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A Word on Fishing from Bill Dance

Here’s a fishing story from Bill Dance, contributor to our new book Why We Fish by Robert Montgomery:        Bill Dance

Sometimes, the “big one” gets away, and that only intensifies the aspiration. Ask Bill Dance.  He would become one of the world’s most famous and successful bass anglers from the late 1960s through the 1970s and then one of fishing’s most popular television personalities. But before that, he was a young man, just married, that day on Pickwick Lake. He used a paddle to maneuver his johnboat down the side of a bluff, where hungry smallmouth bass chased shad.

“I had just missed a 2 ½- to 3-pounder,” he recalls. “It had rained a lot and I was looking at a waterfall on down the bluff.  “When I looked back down at the lake, my little old popper just disappeared. I thought it was a bluegill, at first.”

Instead, it was a bass Bill Dance will never forget.

“He jumped five times,” the Tennessee angler says. “I saw four of them. The other time, he ran under the boat and jumped behind me before I even knew what happened. I saw him four times in the water and four times out of the water.”

“My Uncle Ben used to smoke cigars. He looked like a walrus with one tusk because you could see about an inch and a half of the cigar sticking out of his mouth.

“And when I saw that orange popper sticking out of the fish’s mouth, I thought of Uncle Ben. I could see just a little of that popper. The rest was in the fish’s mouth, including two sets of treble hooks.”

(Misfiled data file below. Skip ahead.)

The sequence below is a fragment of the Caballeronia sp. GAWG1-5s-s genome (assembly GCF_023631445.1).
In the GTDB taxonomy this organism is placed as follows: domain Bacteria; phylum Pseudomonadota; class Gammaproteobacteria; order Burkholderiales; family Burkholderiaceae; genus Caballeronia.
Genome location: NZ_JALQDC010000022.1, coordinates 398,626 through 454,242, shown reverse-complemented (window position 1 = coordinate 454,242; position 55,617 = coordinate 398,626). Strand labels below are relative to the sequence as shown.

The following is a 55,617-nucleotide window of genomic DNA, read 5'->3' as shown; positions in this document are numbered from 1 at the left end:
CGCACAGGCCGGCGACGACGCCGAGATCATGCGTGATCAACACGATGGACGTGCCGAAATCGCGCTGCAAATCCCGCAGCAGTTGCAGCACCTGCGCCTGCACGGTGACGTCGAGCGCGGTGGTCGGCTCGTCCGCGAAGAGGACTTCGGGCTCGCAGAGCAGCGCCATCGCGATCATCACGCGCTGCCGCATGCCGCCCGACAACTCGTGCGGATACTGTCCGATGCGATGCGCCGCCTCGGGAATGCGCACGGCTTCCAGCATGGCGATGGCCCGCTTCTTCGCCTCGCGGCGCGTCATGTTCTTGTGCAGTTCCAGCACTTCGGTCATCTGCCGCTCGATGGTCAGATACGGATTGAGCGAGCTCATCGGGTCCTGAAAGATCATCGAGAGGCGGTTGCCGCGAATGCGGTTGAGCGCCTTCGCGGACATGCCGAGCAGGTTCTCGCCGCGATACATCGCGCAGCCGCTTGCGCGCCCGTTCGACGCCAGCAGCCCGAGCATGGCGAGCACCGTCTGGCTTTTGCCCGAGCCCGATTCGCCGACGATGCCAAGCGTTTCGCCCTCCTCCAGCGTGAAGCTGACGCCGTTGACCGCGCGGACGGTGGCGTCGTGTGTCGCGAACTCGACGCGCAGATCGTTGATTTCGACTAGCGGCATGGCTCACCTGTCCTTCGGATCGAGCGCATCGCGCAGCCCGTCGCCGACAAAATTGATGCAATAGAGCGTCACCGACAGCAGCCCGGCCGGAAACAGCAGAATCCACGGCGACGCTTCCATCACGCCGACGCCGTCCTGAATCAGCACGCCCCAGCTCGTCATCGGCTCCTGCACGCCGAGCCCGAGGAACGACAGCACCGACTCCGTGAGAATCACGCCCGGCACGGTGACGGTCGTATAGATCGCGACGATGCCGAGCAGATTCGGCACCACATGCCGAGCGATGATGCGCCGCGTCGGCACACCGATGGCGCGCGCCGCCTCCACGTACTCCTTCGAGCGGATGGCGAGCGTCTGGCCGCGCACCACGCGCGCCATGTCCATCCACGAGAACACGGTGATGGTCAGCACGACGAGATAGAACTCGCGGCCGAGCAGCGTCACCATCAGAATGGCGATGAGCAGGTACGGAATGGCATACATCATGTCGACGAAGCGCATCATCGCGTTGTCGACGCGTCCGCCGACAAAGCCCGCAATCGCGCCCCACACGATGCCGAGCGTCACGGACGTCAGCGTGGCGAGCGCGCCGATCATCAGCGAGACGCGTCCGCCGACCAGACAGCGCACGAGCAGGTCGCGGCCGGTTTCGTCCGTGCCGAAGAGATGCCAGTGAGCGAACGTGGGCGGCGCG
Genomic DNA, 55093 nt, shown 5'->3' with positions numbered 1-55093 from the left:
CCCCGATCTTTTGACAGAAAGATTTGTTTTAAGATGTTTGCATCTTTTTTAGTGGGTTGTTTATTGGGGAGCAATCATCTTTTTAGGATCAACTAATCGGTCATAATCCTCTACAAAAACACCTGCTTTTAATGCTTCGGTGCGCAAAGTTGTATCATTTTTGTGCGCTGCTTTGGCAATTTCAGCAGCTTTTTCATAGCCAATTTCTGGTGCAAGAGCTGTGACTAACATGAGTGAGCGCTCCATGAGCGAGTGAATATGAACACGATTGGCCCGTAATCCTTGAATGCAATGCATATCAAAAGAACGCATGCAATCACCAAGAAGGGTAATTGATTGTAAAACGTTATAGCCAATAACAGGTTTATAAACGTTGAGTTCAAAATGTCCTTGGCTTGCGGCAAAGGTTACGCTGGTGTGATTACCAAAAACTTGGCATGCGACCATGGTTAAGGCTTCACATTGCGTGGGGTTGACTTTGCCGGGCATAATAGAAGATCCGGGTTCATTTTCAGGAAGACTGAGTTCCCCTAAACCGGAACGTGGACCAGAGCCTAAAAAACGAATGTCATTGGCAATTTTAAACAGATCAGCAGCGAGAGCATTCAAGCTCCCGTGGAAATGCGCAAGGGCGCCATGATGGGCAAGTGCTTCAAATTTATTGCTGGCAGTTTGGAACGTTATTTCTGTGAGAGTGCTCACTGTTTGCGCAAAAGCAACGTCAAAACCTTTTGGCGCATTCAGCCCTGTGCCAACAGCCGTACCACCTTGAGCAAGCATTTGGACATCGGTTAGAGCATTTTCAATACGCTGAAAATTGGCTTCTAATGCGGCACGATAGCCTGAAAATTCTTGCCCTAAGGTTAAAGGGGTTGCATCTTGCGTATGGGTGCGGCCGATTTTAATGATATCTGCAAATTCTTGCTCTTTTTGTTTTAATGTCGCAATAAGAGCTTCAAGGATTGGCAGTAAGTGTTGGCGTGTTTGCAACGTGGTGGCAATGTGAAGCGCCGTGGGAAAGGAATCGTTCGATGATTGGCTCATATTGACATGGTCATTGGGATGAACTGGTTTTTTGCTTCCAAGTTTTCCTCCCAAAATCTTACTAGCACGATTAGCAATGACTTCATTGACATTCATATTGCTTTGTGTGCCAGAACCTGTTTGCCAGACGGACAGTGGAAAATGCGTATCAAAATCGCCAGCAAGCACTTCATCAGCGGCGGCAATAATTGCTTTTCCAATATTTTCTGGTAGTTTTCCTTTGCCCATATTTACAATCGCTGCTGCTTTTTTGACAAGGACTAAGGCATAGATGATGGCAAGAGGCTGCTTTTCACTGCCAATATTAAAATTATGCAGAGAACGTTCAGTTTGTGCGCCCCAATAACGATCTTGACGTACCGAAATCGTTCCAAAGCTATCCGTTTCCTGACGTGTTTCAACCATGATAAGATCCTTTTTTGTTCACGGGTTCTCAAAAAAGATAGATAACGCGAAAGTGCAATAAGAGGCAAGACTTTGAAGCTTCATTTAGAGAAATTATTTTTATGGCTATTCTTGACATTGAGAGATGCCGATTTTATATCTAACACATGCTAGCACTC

With the fish so well hooked, Dance understandably thought he was about to land the biggest smallmouth bass of his young life, possibly even a world’s record. Based on mounts he’d had seen at a taxidermist’s, he was certain this bass weighed more than ten pounds.

bass   But the next time the bass ran under the boat, the line went slack, and Dance retrieved his fishless popper.

He was devastated.

“I wanted to catch him so bad,” he remembers. “I went back there for weeks and months. I went back early and late. I went back at night. I fished up and down that bluff, knowing smallmouth bass have home-range tendencies. I went for a year, I know.”

And he spoke often of the one that got away.

Finally, wife Diane said, “I know what that fish means to you. It will be imprinted on your mind for the rest of your life. I know how you feel and I’m so sorry.

“But will you please stop talking about that fish?”

Decades later, though, he still talks.  “People ask me about the biggest smallmouth I’ve ever caught, and I’ll say three 8s,” Dance says. “But then I’ll add, ‘Let me tell you about another one.’”

Pro or amateur, young or old, all of us who fish have hooked fish that got away. Fortunately for our mental health, we don’t remember all of them. But one or two stay with us always. Heads shaking, they leap majestically in our dreams and memories. They burn drag. They burrow into brush. They throw baits back at us, and splash us back into reality with a slap of their broad tails.

Often, as with Dance, we believe those lost fish are the largest we’ve ever hooked.  As memorable to Bill as the Pickwick smallmouth is the bass he lost at Clarks Hill in 1973. He believes that fish would have won the Bassmaster Classic for him. Instead, he finished second to Rayo Breckenridge.

Time, though, has tempered the pain of losing both those fish, and helped Dance learn an important lesson about the value of fishing.         WWF_FrontCvr